National AED Registry™
National AED Registry

National AED Registry™ -
Connecting AED locations to Agencies and Responders

The National AED Registry™ is the first and only national database resource specifically designed to help improve SCA survival rates by rapidly linking AEDs, AED users and SCA victims.

The Registry serves as a repository of important data about AEDs and related AED program personnel and infrastructure, including information about:

  • Individuals responsible for managing AED program sites and inspecting AEDs
  • The identity of AEDs by the manufacturer, make/model and serial number
  • The whereabouts of AEDs by physical address and specific placement location
  • Specific days and times of AED availability
  • The type and expiration dates of AED batteries and AED electrodes

Organizations that are registered in the National AED Registry™ receive the benefits of being available for EMS / 911 location services where available through the AEDLink Dispatch software.


According to the American Heart Association, cardiac arrest strikes up to 350,000 victims each year in the US alone. Up to 85% of those occur outside the hospital setting. The most important variable impacting SCA survival rates is the time it takes to deliver the first AED shock. Public health research describes the importance of delivering the first shock within 3 minutes of the moment an individual experiences SCA.

To meet this public health objective, AEDs have placed in many public settings.

Despite the rapidly growing number of publicly placed AEDs, and the need for AEDs to be retrieved and used rapidly, states and localities often lack the infrastructure to reliably and effectively track and monitor AED deployment. Further, 9-1-1 call takers and dispatchers handling SCA events generally lack critical information about the presence and location of these life-saving devices.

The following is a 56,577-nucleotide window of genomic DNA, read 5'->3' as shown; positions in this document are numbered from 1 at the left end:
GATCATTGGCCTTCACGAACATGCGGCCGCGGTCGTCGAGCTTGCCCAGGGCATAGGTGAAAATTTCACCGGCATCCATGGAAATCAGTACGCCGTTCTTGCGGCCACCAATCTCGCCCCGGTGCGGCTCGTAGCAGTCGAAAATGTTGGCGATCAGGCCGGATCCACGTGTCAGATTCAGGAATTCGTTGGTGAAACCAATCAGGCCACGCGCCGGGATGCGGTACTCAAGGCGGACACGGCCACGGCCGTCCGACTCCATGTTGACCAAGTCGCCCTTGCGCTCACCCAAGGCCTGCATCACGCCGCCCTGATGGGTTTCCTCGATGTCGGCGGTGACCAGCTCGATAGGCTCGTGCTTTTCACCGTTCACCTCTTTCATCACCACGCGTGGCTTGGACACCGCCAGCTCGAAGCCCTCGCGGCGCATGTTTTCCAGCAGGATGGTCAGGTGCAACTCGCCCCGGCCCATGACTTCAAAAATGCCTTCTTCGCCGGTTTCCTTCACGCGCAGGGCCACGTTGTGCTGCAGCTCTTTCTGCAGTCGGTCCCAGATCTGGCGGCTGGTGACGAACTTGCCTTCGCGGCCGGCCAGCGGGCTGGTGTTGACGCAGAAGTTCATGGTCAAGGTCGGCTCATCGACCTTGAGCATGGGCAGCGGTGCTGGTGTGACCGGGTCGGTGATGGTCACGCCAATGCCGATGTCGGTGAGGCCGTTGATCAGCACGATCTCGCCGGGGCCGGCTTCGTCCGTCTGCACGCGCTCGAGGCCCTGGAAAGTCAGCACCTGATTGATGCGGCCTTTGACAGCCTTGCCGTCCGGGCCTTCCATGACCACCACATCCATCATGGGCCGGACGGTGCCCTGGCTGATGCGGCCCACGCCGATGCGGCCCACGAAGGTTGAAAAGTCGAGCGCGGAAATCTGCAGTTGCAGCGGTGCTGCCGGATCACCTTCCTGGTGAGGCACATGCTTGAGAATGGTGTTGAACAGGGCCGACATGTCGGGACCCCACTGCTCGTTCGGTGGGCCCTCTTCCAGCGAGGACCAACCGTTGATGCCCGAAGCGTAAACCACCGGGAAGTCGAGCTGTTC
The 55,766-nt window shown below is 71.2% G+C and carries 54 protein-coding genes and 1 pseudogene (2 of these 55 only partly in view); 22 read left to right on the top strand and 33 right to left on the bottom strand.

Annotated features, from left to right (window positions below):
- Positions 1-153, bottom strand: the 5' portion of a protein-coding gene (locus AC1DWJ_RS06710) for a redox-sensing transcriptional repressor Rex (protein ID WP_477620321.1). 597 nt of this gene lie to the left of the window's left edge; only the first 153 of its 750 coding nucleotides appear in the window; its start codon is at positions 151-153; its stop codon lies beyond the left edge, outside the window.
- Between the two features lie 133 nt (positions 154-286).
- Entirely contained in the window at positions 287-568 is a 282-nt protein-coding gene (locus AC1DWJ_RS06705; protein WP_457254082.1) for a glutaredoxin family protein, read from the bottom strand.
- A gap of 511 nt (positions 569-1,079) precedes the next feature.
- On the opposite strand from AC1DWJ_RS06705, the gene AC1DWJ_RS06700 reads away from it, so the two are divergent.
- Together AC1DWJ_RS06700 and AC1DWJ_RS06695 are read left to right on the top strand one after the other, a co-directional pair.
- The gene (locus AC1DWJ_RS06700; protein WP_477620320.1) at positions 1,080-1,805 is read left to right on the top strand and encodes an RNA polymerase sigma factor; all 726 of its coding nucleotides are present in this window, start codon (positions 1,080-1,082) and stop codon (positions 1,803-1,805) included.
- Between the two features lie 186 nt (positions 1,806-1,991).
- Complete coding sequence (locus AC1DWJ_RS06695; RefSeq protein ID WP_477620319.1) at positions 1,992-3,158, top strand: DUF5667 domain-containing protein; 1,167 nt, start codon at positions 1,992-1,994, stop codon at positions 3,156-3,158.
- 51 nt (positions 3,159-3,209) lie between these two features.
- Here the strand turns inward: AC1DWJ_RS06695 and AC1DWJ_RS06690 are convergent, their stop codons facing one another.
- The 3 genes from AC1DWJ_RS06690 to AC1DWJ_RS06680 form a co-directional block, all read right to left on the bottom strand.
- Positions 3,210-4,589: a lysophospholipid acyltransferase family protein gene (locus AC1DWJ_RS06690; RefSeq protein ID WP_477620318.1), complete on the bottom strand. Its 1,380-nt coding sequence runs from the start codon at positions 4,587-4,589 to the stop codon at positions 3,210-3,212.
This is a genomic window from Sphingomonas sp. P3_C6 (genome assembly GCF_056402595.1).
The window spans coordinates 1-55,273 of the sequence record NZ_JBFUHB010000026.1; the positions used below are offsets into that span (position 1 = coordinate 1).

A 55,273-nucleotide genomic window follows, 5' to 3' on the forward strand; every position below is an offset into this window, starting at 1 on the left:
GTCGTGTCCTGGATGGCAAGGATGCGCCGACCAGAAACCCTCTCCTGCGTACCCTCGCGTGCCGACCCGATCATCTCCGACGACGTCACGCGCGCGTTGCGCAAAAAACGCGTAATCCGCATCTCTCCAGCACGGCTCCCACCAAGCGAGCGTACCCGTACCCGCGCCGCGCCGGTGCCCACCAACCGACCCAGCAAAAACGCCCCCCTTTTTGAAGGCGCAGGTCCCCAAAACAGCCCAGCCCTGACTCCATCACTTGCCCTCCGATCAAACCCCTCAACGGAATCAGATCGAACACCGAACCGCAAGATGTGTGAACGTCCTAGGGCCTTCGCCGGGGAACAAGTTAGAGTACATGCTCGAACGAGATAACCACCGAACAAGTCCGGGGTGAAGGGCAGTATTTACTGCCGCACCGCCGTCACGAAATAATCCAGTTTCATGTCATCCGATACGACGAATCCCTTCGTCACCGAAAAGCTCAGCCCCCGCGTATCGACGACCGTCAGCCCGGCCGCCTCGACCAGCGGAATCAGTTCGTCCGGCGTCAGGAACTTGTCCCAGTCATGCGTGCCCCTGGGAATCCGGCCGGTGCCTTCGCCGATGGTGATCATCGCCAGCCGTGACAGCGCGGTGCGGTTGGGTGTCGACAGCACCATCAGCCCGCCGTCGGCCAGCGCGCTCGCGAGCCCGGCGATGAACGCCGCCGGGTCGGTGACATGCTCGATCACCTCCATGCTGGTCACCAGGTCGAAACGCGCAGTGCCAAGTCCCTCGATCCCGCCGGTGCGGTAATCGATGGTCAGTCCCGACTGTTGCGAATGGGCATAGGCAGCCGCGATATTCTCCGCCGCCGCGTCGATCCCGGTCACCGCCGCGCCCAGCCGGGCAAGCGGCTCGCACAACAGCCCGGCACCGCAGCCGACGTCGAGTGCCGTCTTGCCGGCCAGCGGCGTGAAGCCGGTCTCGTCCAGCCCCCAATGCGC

Today, publicly available AEDs are rarely retrieved and used because bystanders can’t see them and 9-1-1 dispatchers are typically unaware they are nearby. In fact, public access AEDs are only used to help an estimated 5% of all SCA victims – typically only when a device is clearly visible within about 50 feet of the victim’s location. Dispatcher knowledge of the whereabouts of nearby AEDs can increase the effective coverage range of each AED from 50 feet (direct line of sight) to 600 feet (available at a brisk minute walk). Knowing AED location information enables 9-1-1 agencies to help increase the number of times AEDs are used.


To address AED information challenges faced by state and local agencies, and to help make publicly placed AEDs more rapidly available and more frequently used, we have developed the National AED Registry™.


Guidelines and Recommendations

The new AHA guidelines have recommended communities reach out to citizen volunteers to help in the early treatment of SCA, before the arrival of EMS.

The American Journal of Emergency Medicine supports dispatchers knowing the location of AEDs and advising people where to find them. 

Application of AED in 2.6 minutes with help; 5.9 minutes without.

Evidenced-based Resuscitation Outcomes

We believe that, since this is 3.3 minutes faster and, since chances of survival decrease by 10% for every minute that goes by, then chances of survival could improve 33%.

The Resuscitation Outcomes Consortium 2009 study on the survival after application of AEDs before EMS arrival indicates that survival to discharge is 38% with an AED shock before EMS arrival versus 7% overall and only 9% with CPR and no AED.

Connecting the Dots

If you “do the math” – the two studies above complement each other. Survival to discharge without AED – 7%, potential increase with dispatcher assistance for AED locations of 33% - this is confirmed by the findings in the ROC study which also come to the conclusion that you can achieve as much as 38% survival with an AED prior to EMS arrival.

We connect these dots - successfully.

Improving Public Safety

From a public health perspective, it is important for public safety and public health agencies to implement technologies and systems capable of closing the AED information gap. Addressing this critical need is an essential element of the public health objective to improve SCA survival rates throughout the United States.